Aches and Pains
Athol Fugard's Iconic Apartheid Play and a New Riff on Postpartum Terror
It feels slightly blasphemous to approach South African playwright Athol Fugard and his iconic study in racism Master Harold... and the Boys with anything other than reverence. The play was written in 1982, in the midst of apartheid, and banned from publication in South Africa. It went on to win a Tony Award and arguably helped end apartheid by bringing the psychological malevolence of institutional racism to large international audiences. (The original Broadway run starred Danny Glover.) Master Harold, which takes place in a tea shop with no customers, takes on thorny questions—such as whether true cross-racial friendship is even possible in a structurally racist society—and makes them digestible. But another thorny question remains: Is it a great and enduring play for the ages, or just a nobly didactic one that was of great social merit in the 1980s and '90s?
This production at West of Lenin, directed by M. Burke Walker, sets it somewhere in between. The title is bitterly ironic: "Master Harold" (James Lindsay) is a white teenager who comes to his mother's tea shop one rainy afternoon to do his homework. The "boys" are the gregarious Willie (Kevin Warren) and the more restrained and dignified Sam (G. Valmont Thomas), two black servants who've helped raise the teenager—and are clearly much wiser than the patronizing Harold gives them credit for.
Sam is the leader of the threesome—he's confident, intelligent, and a counselor to both Willie and Harold—but given that this is 1950s South Africa, everyone has to pretend that Harold ("Master Harold" to Willie, but "Hally" to Sam) is the superior.
Their talk oscillates among three poles: reminiscences of Harold's boyhood (the time when Sam made him a kite), his schoolwork (he's eager to play the teacher to Sam, who seems amenable to play the student), and a big ballroom dancing contest that Willie and Sam are practicing for. But as they weave their two-hour conversation, it becomes clear that the shuttle of apartheid and racism is guiding it. Harold tut-tuts at the grown men and barks orders to them whenever he's frustrated, playing little lord of the manor and declaring he's allowed them to be too familiar for servants. Harold, with his smooth-cheeked white arrogance, is trying on the mantle of manhood but isn't perceptive enough to realize when he's playing the bully or thoughtlessly parroting the white supremacism that dominates his culture.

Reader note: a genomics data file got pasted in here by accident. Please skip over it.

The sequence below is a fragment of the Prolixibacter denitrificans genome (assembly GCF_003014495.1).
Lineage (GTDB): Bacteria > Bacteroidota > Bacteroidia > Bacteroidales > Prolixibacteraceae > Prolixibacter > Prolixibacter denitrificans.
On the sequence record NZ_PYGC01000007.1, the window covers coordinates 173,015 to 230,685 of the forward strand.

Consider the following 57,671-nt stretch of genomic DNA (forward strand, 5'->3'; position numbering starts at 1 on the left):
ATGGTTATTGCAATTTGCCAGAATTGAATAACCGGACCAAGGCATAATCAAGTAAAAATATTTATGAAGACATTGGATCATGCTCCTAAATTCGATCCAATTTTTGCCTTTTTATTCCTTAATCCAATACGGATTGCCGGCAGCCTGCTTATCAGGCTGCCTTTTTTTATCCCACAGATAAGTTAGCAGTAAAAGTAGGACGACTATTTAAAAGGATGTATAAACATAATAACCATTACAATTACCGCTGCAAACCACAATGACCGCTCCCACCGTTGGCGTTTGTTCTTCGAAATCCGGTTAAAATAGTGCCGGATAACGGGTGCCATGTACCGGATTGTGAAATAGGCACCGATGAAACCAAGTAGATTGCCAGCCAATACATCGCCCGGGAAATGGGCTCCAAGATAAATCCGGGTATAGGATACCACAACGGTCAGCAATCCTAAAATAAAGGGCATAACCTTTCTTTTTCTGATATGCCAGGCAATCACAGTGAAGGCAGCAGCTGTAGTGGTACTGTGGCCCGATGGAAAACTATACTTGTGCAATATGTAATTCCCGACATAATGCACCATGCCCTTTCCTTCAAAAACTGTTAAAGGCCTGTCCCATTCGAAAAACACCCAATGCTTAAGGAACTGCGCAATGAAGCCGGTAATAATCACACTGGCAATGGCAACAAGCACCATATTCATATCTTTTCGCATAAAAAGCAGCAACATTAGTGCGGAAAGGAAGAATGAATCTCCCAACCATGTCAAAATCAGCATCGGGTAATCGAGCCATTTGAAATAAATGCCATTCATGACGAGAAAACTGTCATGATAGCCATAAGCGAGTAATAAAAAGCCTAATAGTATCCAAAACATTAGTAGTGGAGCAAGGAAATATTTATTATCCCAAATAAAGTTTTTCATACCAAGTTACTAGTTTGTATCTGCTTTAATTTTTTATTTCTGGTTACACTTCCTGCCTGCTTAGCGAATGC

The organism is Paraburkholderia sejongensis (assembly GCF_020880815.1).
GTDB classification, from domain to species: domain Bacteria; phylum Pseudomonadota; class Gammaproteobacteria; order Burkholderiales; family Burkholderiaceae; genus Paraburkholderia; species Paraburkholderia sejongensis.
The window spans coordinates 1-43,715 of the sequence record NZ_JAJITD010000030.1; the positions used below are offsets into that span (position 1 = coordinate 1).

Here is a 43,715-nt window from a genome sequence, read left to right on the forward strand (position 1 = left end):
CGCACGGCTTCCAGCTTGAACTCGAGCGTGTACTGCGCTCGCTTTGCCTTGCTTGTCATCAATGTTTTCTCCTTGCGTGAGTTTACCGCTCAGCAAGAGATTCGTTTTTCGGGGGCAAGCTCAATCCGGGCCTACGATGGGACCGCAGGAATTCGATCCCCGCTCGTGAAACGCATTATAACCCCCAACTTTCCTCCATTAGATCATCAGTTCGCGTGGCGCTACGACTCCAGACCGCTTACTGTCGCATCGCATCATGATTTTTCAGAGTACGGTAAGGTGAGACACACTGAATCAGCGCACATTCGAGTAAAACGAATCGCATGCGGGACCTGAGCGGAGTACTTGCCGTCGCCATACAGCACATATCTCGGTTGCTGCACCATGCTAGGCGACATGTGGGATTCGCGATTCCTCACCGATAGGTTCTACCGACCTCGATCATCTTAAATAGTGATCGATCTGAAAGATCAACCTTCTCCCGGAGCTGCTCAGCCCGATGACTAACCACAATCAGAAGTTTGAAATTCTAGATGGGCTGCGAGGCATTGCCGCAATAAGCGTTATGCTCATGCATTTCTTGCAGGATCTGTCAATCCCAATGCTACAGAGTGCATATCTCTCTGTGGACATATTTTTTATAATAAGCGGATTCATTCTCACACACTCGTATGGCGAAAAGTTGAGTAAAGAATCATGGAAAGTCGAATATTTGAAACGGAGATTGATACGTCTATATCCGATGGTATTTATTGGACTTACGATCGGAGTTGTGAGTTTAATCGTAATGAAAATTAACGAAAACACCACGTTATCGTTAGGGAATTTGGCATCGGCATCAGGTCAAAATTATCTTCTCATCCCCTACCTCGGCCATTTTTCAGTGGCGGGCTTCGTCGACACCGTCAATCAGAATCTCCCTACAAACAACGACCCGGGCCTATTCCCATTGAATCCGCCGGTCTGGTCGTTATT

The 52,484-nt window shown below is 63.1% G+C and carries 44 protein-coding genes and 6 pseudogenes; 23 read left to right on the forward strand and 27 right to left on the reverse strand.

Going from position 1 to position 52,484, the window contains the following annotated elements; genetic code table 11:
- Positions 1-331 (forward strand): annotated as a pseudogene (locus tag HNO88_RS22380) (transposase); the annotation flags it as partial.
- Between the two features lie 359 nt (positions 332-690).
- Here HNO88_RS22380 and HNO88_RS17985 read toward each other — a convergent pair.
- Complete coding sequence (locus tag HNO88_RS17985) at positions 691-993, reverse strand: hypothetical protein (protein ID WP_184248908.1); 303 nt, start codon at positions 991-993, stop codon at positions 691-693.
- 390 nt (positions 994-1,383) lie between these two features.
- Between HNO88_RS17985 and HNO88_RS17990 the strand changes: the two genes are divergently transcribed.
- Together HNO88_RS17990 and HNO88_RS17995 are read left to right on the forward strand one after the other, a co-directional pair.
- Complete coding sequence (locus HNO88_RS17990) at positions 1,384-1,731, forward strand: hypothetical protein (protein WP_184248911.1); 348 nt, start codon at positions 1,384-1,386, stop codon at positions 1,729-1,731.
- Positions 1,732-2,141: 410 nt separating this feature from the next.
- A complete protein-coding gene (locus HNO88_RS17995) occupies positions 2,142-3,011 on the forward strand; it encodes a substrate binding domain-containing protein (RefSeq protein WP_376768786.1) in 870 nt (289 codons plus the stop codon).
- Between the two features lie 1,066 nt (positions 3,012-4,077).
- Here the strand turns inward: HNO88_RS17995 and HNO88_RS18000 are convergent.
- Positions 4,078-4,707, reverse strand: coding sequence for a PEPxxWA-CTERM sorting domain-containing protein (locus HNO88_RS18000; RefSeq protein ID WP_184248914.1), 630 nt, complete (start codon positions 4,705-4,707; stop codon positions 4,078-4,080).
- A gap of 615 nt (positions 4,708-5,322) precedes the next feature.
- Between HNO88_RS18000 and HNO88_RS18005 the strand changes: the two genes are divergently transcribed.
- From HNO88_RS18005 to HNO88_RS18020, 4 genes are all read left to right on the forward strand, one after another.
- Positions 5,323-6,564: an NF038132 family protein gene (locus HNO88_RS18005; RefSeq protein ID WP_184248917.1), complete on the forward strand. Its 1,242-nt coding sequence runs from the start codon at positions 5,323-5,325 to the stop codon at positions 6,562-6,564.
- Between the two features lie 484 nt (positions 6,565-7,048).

The "boys" take this with good-natured restraint, but the strains on their relationship begin to show and finally threaten to tear their small family apart. Lindsay plays Harold as the boy on the cusp of bitterness—his relationships with the "boys" are far better than the ones with his parents—and his sudden flashes of anger and frustration can be startling. But Warren and Thomas carry the show, as the mostly unspoken subtext of what they know—as opposed to what they can openly say—bounces like a little electrical arc between their faces.
Master Harold is an exercise in theatrical realism—its set is a stage-sized tea shop (and designer Catherine Cornell has put together a well-appointed facsimile of one with a vintage jukebox), and the play takes place in real time. But that literalism can sometimes feel like a drag, especially in the moments where actors are slow on their cues or don't quite give their beats the energy and fullness they deserve.
Smudge, playing at Washington Ensemble Theater, is another three-person drama with a monster in the room—in this case, a newborn baby that is armless, legless, one-eyed, and possibly evil. The new play by Rachel Axler (of The Daily Show and Parks and Recreation) is a 21st-century riff on the new-mother anxieties that fueled Rosemary's Baby back in the late 1960s: What if you became pregnant and discovered you regarded your baby with horror?
Carol Thompson (who, with her red cheeks and flashes of strong emotion, is almost a counterpart to James Lindsay's Master Harold) plays Colby, a wry but confused woman with a monster on her hands. Whether it's monstrous postpartum depression or a monstrous infant is hard to say. But when her husband, Nick (played with naive, gee-whiz energy by Ash Hyman), goes off to work, the baby, which is hooked up to all kinds of tubes and an annoyingly loud heart monitor, seems to manipulate the lights, glow strangely, and generally torment its mother.
The two parents are at loggerheads with their little bundle of birth defects—Nick loves it like a baby, while Colby wishes "the smudge" would just go away. Its resolution is sudden and not very resolved—one gets the feeling that Axler got stuck in the characters' opposition so just tied a bow on it. Smudge feels most alive when the comic relief, Nick's boisterously dumb and quasi-bully of an older brother Pete (Noah Benezra), sweeps onto the stage. Nick and Pete work together for the US Census—Axler wrings a few decent jokes from that situation—and Benezra plays his bro-character with the vim of Jack Black in High Fidelity. But ultimately, Smudge, much like Master Harold, wants to scorch but leaves only a dull ache. When it ends, we are not left wishing for more.